Waking up in Hallstadt, the stillness of mornings in Belarus and even the Westend is a only a memory as it’s back to the constant background noise of cars and trains, and looking out the window, the scratched skies of many jet contrails, also such a feature in the skies of Frankfurt. The intense, overdeveloped hyper-mobility of the Anthropocene, a key feature of our climate crisis, is not a theoretical abstraction: here we can all quite empirically, sensuously, hear, see and feel all this.

We catch a bus into Bamberg: it’s a last walk around the old town, and B. also has to sign the official documents giving up her family grave in the town cemetery. The grave, now too costly to maintain from distant Australia, contains nine family members, and will not be added to. B. has made arrangements for its inscribed cross and crucifix to be transferred to the grounds of a nearby monastery. At the cemetery we notice many other now empty gravesites.

I peek over the wall to the adjoining large Jewish cemetery; it’s full of shiny black headstones, and I can’t see any empty gravesites; two workers speaking Polish or Russian are busy among the gravestones. We make a last visit to Kesslerstrasse and its Holocaust ‘stumble stones’ where we first stayed, the central ‘Gabelma’ fountain and at the open market buy some last white asparagus and strawberries for our evening meal.

We decide to visit the Dom for the last time, the spiritual centre of premodern Bamberg. There are less tourists this time but the cathedral is still being loudly renovated. Inside I now discover the Nagelkapelle, the Chapel of the Holy Nail. Signposted as meant for silent prayer rather than tourist visiting, we have it to ourselves, and finally the silence is there, thick as water. There is a reliquary supposedly containing a nail from the cross of Christ’s crucifixion, a belief that only arose, like the more extensive cult of the Virgin Mary, in the turbulent fourteenth century, the gradual ending of the medieval period amid famine, plague, war, loss of Church authority.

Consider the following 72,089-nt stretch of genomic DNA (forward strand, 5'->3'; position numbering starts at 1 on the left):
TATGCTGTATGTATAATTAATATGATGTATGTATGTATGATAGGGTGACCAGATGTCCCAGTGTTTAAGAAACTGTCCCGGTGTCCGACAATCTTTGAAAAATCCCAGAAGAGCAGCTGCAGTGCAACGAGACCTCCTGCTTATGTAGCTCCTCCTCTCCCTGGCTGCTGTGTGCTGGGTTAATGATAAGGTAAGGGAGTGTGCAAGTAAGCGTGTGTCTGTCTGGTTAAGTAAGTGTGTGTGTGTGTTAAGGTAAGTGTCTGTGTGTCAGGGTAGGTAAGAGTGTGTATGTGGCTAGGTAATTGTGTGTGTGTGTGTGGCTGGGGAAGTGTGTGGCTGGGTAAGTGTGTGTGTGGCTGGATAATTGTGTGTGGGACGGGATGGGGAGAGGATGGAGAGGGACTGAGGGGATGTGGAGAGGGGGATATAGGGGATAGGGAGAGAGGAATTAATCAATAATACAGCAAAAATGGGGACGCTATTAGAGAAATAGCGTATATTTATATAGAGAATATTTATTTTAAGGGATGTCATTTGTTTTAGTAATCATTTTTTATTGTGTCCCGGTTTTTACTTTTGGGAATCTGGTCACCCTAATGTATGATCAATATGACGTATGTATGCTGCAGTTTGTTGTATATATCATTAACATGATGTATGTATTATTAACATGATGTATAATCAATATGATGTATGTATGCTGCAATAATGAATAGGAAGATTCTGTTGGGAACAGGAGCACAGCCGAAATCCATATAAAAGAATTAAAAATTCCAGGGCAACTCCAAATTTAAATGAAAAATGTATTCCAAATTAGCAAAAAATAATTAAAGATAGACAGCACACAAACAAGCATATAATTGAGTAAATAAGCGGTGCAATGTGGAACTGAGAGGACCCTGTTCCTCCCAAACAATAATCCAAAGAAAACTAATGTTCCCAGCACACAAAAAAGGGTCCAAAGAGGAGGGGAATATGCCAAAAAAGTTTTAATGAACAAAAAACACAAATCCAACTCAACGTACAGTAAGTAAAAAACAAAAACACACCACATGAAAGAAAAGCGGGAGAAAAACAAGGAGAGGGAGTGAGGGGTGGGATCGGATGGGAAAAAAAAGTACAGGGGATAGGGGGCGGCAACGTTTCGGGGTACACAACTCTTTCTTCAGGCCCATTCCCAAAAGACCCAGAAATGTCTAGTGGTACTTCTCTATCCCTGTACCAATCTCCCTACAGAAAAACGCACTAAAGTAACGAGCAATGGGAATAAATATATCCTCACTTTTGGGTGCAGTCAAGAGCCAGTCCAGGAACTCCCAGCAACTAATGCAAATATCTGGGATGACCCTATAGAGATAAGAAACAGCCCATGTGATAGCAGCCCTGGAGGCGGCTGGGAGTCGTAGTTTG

I guess most times of crisis, turbulence and transition, like ours today as well, provide ample conditions for the simple premodern certainties of hysterical cults and their magic thinking, some concrete fetish or authoritarian ‘big man’ to worship and/or paranoid projections such as in anti-Semitism, wacko conspiracy theories (elite paedophile rings, elites as alien lizards, microchip vaccines etc), Q-Anon.   

In a far corner on the other side of the cathedral we discover a small unmarked door; opening it, we enter a cave-like vaulted chamber containing the crowned skulls of King Heinrich and Queen Kunigunde, the early eleventh-century founders of the original cathedral. It all feels pretty archaic. At the other end of the cathedral their large marble tomb of 1513 is decorated with a frieze by Tilman Riemenschneider depicting one of the popular soap-opera stories around the couple: Kunigunde was accused of infidelity and had to prove her innocence by the painful trial of walking across fiery hot irons without getting burned, a feat (no pun intended) she of course successfully accomplished (unlike many women later accused of witchcraft).

Now, a thousand years later, her chubby, very maternal figure is still a recurring phenomenon in Bamberg, her statue for example also casting a benevolent eye on the young people hanging out, listening to music and drinking beer on the lower bridge over the Regnitz. A popular Franconian rhyme about her is ‘Kunigund, dei Arsch is rund’ (Kunigunde, your arse is round).